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Could American Airlines Flight Attendants Go on Strike? Union Puts Members on “High Alert” Over Dispute with Airline

Could American Airlines Flight Attendants Go on Strike? Union Puts Members on “High Alert” Over Dispute with Airline

An ongoing dispute between American Airlines and the Association of Professional Flight Attendants (APFA) which represents over 27,000 flight attendants at one of the largest airlines in the world is showing potential to escalate to a whole new level.  In a new communication to flight attendants, the union has said it is putting its members on “High Alert” as it fights to protect their interests.

The dispute, which has been simmering for some time now, is coming close to boiling point as executives at American finalise the integration of legacy American flight attendants with legacy U.S. Airways crew.  The two airlines merged in 2013 but integrating the working practices of both workgroups has been anything but simple.

Scheduling system at center of row

One of the main issues surrounds a new scheduling system which APFA says is routinely breaching a contract the airline holds with its flight attendants.  Problems include the way American is rostering flight attendants on reserve duty, respecting seniority and the how the preferential bidding system works.

Another cause for consternation amongst the airline’s flight attendant community is a new attendance management program which is meant to come into effect in October.  As we previously reported, the points-based system will award a set number of points for things like absence, sickness and reporting late for a duty.

But in this case, points definitely don’t mean prizes – a flight attendant who acquires 10 or more points in a 12-month rolling period could face dismissal under the program.

The union says American has “disrespected” its hard-working and dedicated flight attendants with plans to introduce the program.  Lorrie Bassani, APFA’s national president has filed a Presidential Grievance and is seeking arbitration to resolve the issue.  She has told the airline to “cease and desist” in what she considers a continual breach of the flight attendant contract.

The new president of APFA means business

Bassani, a 32-year veteran as a flight attendant previously worked at American’s LAX base before being voted in as APFA’s president in June.  She was voted in after the union’s last full-time president, Bob Ross decided to step down from his role at this years APFA Annual Convention.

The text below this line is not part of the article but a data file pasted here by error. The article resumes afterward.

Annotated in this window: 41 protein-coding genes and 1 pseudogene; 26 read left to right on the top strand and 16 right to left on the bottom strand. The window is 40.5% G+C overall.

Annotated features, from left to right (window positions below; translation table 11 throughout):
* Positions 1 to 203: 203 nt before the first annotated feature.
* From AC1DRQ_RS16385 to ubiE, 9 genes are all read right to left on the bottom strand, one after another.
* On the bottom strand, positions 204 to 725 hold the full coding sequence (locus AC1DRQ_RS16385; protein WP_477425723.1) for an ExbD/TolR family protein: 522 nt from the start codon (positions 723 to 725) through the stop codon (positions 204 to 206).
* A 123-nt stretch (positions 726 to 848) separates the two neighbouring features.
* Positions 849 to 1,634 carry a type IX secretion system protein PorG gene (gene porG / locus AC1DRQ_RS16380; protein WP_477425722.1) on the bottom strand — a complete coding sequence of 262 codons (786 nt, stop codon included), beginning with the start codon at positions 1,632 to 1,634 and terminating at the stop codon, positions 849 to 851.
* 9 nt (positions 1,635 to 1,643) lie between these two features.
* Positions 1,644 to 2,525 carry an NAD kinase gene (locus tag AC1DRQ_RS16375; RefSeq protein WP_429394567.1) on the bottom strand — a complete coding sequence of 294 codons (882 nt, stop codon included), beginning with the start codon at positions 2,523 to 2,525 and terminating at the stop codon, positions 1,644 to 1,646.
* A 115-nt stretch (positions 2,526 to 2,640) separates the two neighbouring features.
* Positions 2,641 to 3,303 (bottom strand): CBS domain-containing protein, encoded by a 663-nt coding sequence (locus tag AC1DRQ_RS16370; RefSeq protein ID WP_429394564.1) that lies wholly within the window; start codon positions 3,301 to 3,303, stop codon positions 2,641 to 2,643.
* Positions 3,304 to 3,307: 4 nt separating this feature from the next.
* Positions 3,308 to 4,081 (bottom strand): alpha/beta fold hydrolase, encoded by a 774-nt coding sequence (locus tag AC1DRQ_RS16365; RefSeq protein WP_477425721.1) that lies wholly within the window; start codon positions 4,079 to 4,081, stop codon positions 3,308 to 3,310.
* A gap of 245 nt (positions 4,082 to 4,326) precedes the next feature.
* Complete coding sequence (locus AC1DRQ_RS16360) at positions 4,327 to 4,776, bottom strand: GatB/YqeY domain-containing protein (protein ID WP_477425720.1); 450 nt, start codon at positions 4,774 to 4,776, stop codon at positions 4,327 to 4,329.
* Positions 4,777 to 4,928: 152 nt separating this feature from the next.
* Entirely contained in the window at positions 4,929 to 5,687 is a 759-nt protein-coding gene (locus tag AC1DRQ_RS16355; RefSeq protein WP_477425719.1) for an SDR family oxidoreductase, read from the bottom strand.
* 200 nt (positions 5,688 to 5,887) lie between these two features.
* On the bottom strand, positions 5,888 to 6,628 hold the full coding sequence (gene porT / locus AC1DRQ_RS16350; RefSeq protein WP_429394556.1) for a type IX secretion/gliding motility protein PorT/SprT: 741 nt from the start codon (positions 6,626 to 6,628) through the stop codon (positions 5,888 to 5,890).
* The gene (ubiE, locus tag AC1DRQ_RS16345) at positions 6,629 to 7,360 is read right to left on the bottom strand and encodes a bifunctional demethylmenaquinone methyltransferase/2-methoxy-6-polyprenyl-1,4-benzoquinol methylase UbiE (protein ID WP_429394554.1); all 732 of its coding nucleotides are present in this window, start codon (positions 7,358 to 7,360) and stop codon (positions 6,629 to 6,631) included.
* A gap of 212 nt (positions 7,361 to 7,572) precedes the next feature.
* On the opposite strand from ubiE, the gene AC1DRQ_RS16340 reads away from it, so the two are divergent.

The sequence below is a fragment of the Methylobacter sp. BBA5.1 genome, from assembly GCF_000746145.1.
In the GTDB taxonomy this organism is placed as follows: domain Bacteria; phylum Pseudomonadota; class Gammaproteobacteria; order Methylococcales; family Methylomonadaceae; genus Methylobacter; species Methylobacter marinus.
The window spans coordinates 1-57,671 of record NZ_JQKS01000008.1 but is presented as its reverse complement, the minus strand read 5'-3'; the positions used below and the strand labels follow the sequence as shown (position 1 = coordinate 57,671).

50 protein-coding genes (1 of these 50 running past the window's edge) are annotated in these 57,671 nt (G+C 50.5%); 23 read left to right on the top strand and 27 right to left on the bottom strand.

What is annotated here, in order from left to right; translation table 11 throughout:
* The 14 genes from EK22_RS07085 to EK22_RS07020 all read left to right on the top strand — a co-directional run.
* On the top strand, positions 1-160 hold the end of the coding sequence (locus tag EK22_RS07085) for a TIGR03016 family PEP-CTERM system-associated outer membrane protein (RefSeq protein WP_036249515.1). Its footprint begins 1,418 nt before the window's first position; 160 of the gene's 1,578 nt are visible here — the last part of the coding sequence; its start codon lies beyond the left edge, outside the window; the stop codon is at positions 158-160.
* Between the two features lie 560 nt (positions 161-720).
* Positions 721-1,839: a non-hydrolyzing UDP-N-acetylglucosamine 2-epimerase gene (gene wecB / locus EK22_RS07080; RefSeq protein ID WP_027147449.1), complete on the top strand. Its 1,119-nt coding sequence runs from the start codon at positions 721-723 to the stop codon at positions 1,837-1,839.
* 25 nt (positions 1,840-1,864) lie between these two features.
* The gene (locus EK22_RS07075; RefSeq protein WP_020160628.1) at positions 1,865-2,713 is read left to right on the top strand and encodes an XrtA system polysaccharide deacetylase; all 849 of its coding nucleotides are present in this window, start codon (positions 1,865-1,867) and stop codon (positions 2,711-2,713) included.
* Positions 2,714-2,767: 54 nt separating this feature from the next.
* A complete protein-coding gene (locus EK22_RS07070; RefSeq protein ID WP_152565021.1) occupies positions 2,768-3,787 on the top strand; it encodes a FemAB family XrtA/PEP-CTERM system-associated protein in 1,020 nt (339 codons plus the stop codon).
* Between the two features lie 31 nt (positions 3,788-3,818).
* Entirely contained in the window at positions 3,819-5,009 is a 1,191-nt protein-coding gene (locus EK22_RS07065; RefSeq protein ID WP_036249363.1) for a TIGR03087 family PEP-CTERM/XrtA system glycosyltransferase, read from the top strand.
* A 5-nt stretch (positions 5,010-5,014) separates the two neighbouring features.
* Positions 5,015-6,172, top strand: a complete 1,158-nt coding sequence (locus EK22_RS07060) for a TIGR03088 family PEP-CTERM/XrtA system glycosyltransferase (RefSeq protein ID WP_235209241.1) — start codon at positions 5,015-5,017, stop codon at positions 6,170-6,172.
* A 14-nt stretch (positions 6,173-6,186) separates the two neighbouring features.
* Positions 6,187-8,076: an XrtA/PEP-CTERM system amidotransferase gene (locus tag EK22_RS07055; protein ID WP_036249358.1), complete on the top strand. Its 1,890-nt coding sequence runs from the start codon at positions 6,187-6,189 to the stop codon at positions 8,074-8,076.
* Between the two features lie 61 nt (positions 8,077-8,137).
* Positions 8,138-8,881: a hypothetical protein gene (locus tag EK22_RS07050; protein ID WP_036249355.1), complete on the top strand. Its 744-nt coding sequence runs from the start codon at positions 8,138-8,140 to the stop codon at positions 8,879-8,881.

Ross stepped aside so as not to “be a distraction” over concerns he hadn’t been particualry effective in his role.  The presiding president, Nena Martin admitted that flight attendants were “angry” with some of the decisions the union had made on their behalf.

The appointment of Bassani could well have been strategic – a clear change in direction in how APFA negotiated with American and a message that the union and its members would be less forgiving for management proposals.

“Our first order of business is to unify our members to set the stage for successful contract negotiations,” Bassani commented in July, suggesting that negotiations could start as early as the end of this year.

Negotiations on new contract could start in December

“We are also facing unprecedented and monumental changes in scheduling and a new bidding system in a bankruptcy-negotiated contract,” she explained.

Since then, Bassani has wasted no time in making it known how much APFA disagree’s with American’s current work proposals.  And that’s on top of the other issues facing American’s flight attendants at the moment.

Bassani is no stranger to the threat of strike action.  In 2001, she was a key spokesperson for the union as it fought to secure a contract with American – at the time, the union threatened to go on strike which even saw speculation that the White House would step in to bar a walkout.

On the face of it, APFA is doing everything possible to avoid a strike but a line in the sand has definitely been drawn.  How American now responds will be crucial.

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